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5 years ago  ::  Dec 16, 2009 - 8:47PM #11
Anesis
Posts: 1,543

Thank you for your last post. That was very interesting and helpful, and exactly the kind of thing I was looking for. Thank you.

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5 years ago  ::  Dec 16, 2009 - 8:48PM #12
TheWhiteHart
Posts: 1,634

I cannot lay claim to knowledge of tradition, as my native ancestors are very far removed physically. But I will second the book, "God is Red" by Vine Deloria, JR. Having read it, I agree he makes his case very eloquently.


Thank you for that post, umi nokfi. I wondered where you would put it. :)

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5 years ago  ::  Dec 17, 2009 - 10:06PM #13
MilesB
Posts: 4,304

"....for example, is it appropriate to participate with a client in smudging, or is that taboo for a white woman? Or is it appropriate for a white mother to do the naming ceremony with her First Nations child?"


Of course you would be welcomed. If you are not welcome, you will be told.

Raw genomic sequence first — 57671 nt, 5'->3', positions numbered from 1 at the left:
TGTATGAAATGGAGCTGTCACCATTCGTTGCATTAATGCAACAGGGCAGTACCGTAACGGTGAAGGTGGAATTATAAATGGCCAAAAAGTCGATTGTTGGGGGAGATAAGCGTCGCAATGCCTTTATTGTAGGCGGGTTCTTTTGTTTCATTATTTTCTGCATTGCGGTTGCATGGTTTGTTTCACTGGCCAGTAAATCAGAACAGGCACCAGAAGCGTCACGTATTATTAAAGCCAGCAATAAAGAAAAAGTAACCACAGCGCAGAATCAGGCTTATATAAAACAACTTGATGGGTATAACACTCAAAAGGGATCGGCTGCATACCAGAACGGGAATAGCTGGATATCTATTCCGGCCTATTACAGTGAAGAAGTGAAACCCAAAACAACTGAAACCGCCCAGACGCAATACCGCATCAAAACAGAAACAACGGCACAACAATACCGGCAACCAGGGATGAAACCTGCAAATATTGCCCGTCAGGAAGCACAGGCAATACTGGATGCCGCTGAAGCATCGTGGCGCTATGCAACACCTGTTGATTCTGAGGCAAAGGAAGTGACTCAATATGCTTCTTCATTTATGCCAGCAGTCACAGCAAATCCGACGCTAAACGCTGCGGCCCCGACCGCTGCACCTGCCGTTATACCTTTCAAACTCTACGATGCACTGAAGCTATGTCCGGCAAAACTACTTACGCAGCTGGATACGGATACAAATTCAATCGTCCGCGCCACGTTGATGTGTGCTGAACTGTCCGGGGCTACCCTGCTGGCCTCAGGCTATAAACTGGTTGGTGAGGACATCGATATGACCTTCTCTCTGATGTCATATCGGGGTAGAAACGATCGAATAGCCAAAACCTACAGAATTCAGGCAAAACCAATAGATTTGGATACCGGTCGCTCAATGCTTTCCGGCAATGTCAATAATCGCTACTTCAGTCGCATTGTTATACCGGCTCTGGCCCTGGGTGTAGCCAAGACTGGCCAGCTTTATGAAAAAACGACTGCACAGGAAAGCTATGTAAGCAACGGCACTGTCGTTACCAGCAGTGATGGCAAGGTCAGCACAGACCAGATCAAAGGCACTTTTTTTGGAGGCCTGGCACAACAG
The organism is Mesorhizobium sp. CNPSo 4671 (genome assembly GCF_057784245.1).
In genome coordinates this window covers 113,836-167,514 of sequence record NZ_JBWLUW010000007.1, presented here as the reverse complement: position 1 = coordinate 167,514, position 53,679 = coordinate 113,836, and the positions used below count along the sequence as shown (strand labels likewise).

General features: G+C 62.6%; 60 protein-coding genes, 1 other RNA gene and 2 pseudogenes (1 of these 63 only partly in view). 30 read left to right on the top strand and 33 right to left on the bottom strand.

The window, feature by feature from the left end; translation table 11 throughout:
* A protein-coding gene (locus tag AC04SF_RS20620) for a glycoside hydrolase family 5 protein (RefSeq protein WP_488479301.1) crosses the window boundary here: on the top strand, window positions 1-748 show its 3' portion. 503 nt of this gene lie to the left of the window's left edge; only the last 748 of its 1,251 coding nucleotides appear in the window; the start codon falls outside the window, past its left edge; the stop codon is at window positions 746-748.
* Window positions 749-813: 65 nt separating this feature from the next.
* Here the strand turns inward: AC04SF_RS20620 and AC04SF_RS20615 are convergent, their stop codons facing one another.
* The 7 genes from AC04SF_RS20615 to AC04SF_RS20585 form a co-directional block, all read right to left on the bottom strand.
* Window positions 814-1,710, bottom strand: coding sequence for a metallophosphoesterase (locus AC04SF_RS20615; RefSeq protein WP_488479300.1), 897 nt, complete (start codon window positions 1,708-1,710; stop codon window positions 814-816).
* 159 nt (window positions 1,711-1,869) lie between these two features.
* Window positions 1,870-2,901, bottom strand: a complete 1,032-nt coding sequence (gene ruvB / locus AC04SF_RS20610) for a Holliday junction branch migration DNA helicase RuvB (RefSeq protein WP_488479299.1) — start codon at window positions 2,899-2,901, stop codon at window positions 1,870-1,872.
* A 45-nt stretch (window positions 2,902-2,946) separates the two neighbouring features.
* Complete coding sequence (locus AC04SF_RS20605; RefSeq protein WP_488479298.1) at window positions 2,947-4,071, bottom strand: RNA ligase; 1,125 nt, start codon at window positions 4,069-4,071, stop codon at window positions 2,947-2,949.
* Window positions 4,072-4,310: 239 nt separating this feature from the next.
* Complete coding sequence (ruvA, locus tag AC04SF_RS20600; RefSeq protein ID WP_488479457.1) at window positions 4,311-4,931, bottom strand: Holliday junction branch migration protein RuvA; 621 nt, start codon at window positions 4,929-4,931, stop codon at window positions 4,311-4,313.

A good piece of advice I as given some time in my teens was; if you want to know something about someone it is best to ask them.


So in your case, ask the client :).


We have never been a cult yah know.

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5 years ago  ::  Dec 18, 2009 - 6:59PM #14
Tenlionz
Posts: 1,790

Learning and participating in Native ceremony is one thing, and a good thing. But to lead an NDN ceremony is another thing all together. Naming your Child is a good thing, if you are the parent I believe you have an inherent rite to do so, even if this is an NDN name with all Traditional observance. I was named by my Grand Father and my great uncle, they knew Clan traditions and I feel lucky to have had them around at my naming, but I feel when in a pinch one must do what they feel compelled to do, such as name, but I would seriously consider all Tribal procedure while engaged, you don't want your kid to show up when 40 to pow wow or gathering calling him self "Cabbage patch kid" or something else very contrary to Clan and Tribal ways. No white should lead a sweat, or a vision quest, or create an enviorment of prophetic utterance. But this is simply my opinion supported by many Elders. And the young son asked his father-- how is a name chosen for an NDN? the Father replied well when we crawl from the birth lodge we name the child after the first thing we see. ---why do you ask "two Dogs Screwing? <-- Oldie but goodie.

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